Each chapter opens with a summary narrative that explores an episode from history related to the topic being discussed. The endnotes include the sources used in these condensations. Three examples of such events are Blackbeard’s blockade of Charlestown, the buccaneers crossing the Isthmus of Darien, and the capture of Calico Jack Rackham and his crew. Next Little discusses the myths pertaining to each episode before examining how they became myths and what facts led to this false picture of Golden Age pirates.
Unfamiliar terms are explained in context, and Little clearly identifies whether his conclusions are drawn from known facts or are educated hypotheses based on what period documentation shows. The source material listed in the extensive bibliography reveals not only the depth of his research, but also the numerous archival material and primary documents he consulted. The book includes a center section of illustrations, endnotes, and an index.
While a few other volumes discuss pirate myths, The Golden Age of Piracy goes far beyond these. Little sifts through the popular mythology and purposeful ideological speculation to introduce readers to the real pirates without turning a blind eye to their cruelty and crimes. That he does so in language that any reader will understand makes this a valuable resource and worthwhile addition to any pirate aficionado’s or historian’s library.
Review Copyrighted ©2016 Cindy Vallar
By Benerson Little
Skyhorse, 2016 ISBN 978-1-5107-1302-4, $27.99
Once again Benerson Little has produced a well-researched and in-depth look at an aspect of piracy. Other books of his have examined the tactics pirates used and the life of a pirate. This edition examines the myths that color our perceptions of how pirates looked or acted and what we may think about their motivations and beliefs.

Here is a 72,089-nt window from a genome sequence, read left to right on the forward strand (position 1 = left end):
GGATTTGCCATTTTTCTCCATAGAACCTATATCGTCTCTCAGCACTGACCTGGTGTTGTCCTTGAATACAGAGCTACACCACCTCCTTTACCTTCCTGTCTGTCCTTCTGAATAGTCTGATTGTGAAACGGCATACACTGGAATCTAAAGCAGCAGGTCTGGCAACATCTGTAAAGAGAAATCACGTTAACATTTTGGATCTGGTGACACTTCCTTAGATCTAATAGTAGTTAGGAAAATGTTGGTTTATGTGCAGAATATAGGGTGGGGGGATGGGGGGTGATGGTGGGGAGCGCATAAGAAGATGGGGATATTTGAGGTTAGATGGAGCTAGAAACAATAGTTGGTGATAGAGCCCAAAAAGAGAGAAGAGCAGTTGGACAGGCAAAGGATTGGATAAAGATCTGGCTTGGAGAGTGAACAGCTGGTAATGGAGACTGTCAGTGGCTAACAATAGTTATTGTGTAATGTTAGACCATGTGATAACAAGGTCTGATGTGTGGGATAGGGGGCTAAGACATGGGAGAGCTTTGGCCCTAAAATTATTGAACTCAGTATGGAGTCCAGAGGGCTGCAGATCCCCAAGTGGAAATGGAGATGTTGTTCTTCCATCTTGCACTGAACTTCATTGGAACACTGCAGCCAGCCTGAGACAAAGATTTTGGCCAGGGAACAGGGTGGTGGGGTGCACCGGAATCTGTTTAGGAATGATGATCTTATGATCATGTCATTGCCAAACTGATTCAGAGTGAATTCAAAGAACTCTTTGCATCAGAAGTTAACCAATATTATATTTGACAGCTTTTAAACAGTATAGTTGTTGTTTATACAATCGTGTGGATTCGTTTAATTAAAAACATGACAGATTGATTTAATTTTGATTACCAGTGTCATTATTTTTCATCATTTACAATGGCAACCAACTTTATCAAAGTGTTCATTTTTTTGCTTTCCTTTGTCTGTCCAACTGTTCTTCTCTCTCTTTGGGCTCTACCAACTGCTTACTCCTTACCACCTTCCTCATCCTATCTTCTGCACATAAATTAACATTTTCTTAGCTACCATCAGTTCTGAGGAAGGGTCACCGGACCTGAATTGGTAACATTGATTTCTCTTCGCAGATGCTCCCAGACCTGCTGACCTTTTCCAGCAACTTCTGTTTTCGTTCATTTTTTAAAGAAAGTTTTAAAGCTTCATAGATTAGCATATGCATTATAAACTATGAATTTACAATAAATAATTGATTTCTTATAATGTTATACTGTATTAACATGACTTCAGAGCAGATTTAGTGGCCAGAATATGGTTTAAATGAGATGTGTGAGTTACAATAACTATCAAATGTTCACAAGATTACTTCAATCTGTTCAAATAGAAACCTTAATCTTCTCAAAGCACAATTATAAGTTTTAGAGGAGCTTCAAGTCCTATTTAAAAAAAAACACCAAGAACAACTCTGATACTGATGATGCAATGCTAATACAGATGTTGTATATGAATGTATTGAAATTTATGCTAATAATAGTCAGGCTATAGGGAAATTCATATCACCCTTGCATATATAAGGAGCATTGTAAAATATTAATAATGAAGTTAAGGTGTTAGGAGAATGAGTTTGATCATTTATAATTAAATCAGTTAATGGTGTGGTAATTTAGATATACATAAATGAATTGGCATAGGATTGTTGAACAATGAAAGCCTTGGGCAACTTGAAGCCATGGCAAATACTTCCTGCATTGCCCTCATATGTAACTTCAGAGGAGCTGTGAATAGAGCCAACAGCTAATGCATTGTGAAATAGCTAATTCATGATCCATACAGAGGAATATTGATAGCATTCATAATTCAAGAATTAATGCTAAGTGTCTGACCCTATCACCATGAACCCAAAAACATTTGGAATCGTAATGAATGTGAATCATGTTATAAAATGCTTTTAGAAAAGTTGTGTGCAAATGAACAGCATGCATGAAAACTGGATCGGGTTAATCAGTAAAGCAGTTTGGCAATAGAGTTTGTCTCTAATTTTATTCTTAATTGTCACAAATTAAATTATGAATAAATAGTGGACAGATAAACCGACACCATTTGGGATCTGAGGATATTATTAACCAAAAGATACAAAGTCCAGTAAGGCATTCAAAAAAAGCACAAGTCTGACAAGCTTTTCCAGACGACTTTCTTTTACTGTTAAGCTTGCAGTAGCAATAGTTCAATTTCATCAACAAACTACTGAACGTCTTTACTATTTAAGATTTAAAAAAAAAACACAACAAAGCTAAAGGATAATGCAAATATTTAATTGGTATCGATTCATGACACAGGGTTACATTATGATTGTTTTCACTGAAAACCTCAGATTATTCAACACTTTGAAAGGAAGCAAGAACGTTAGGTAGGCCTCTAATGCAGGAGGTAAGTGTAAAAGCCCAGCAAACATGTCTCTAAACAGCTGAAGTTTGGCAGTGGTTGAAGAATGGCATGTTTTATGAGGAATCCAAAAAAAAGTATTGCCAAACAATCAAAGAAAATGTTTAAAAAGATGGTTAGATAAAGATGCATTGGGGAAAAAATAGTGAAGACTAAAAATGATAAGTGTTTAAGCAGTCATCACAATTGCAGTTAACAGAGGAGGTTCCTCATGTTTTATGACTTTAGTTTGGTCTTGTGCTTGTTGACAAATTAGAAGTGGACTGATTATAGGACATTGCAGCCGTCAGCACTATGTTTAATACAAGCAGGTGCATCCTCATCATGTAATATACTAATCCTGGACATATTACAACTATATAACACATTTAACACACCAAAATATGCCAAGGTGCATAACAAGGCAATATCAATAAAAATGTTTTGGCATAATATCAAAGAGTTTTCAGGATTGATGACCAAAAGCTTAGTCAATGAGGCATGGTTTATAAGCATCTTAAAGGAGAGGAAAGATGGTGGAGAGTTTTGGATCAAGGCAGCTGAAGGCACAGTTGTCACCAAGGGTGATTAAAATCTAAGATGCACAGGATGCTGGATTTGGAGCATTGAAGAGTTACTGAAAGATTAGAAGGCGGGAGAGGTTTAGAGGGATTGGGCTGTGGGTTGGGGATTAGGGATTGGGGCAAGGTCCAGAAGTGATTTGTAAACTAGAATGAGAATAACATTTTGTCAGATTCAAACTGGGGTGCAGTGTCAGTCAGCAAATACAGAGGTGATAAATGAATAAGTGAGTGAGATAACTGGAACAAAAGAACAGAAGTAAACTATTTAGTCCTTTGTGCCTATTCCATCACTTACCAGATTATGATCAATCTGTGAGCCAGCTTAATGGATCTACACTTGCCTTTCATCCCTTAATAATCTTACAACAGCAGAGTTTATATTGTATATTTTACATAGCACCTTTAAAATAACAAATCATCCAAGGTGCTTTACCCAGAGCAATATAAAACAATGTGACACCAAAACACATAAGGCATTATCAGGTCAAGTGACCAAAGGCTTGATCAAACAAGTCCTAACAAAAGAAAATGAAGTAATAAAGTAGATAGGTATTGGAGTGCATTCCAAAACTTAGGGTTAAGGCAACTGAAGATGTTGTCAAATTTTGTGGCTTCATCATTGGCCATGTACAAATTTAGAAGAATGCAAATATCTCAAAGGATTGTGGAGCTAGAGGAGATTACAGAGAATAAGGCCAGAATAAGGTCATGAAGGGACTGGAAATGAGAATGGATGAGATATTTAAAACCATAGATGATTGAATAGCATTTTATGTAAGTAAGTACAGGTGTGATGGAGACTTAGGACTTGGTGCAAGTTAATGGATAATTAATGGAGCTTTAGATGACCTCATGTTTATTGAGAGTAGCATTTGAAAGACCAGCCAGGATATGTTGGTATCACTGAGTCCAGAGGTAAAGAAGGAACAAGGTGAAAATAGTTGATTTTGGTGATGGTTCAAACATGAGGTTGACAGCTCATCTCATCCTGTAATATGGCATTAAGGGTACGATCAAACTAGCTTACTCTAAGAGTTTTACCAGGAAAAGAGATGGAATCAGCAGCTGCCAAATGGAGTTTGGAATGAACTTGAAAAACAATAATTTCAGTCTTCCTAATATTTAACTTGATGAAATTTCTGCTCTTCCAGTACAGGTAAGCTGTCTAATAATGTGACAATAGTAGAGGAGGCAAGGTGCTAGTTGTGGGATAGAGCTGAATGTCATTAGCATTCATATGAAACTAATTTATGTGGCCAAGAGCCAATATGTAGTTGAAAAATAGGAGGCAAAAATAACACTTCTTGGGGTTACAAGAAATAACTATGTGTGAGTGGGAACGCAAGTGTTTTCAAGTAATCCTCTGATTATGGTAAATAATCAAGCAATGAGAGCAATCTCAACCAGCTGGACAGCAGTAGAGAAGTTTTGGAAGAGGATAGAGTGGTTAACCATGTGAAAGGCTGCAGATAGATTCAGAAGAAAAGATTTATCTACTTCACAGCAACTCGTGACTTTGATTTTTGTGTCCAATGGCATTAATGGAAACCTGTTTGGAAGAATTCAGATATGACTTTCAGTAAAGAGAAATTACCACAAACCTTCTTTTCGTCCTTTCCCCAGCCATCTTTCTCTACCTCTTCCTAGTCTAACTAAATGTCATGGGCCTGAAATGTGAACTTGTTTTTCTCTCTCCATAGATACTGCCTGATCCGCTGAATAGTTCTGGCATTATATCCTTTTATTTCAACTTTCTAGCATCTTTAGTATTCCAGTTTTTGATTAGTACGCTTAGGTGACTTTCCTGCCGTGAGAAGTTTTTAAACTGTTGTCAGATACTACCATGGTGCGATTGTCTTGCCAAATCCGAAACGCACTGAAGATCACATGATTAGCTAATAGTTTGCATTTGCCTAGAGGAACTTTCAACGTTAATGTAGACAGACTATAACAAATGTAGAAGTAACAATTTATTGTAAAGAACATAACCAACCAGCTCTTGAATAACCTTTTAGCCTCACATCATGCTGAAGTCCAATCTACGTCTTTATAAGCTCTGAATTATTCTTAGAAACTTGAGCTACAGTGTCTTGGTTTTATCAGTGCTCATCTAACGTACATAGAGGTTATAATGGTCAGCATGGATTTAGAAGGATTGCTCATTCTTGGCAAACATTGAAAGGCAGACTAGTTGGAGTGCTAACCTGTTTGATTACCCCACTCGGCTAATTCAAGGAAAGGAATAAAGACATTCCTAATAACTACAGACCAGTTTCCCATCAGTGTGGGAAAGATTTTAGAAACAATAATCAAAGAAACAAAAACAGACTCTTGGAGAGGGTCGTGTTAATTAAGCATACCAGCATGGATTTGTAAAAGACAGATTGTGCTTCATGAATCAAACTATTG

With each myth examined, the probable creation of the myth is shown as well as how it may have been perpetuated over the years. Several historical examples of actual pirates are presented to demonstrate the “truths” of these myths.
As I began reading, my expectation was to get some form of “true” or “false” answer with everything presented. Instead, it seemed like there was some truth to everything. Or, maybe the topic was true of the early buccaneers rather than the pirates of the 1700s and vice-versa. This was especially so with the chapter on pirates flying a skull and crossbones flag. An all red or all black flag was similarly shown to serve the same purpose. So many examples in this chapter had ships with flags, reported to have flags, or not having flags that the book’s subtitle should have been called “The Truths Behind Pirate Myths.”
Little provides a very thorough and entertaining dissection of the image we have of pirates. Why each detail of that image is false is also explained. The paragraph about pirates not wearing bandanas or scarves on their heads was a surprise to me. Certainly this was true of sailors serving the guns during the Napoleonic War!
The examination of the types of vessels actually used by pirates may have some aspiring pirate writers making hurried changes to their manuscripts and leaving the rest of us just disappointed. Who says the truth doesn’t hurt?!
Within this same chapter, Little states “the musket was the principal weapon of the pirate.”(64) This may be another case of this being truer for the buccaneers who fought mostly on land, rather than the shipboard pirates of the eighteenth century.
Another subject he looks at is how pirates treated their victims. L’Ollonois is one of the most brutal pirates, stories of his brutality are carefully backed up with the true sources for each action. Surprisingly, the story of his death after torture has no source. (78) Is this a wishful myth of its own?
Two of the most famous pirates, Blackbeard and Black Bart Roberts, have chapters of their own dealing with all of the myths about each of them. Roberts “is considered by many to be . . . ‘the greatest pirate of them all’.” (88) Some readers may find it hard to tell that Little is being sarcastic here, even though he provides valid reasons why Roberts certainly was not the greatest pirate.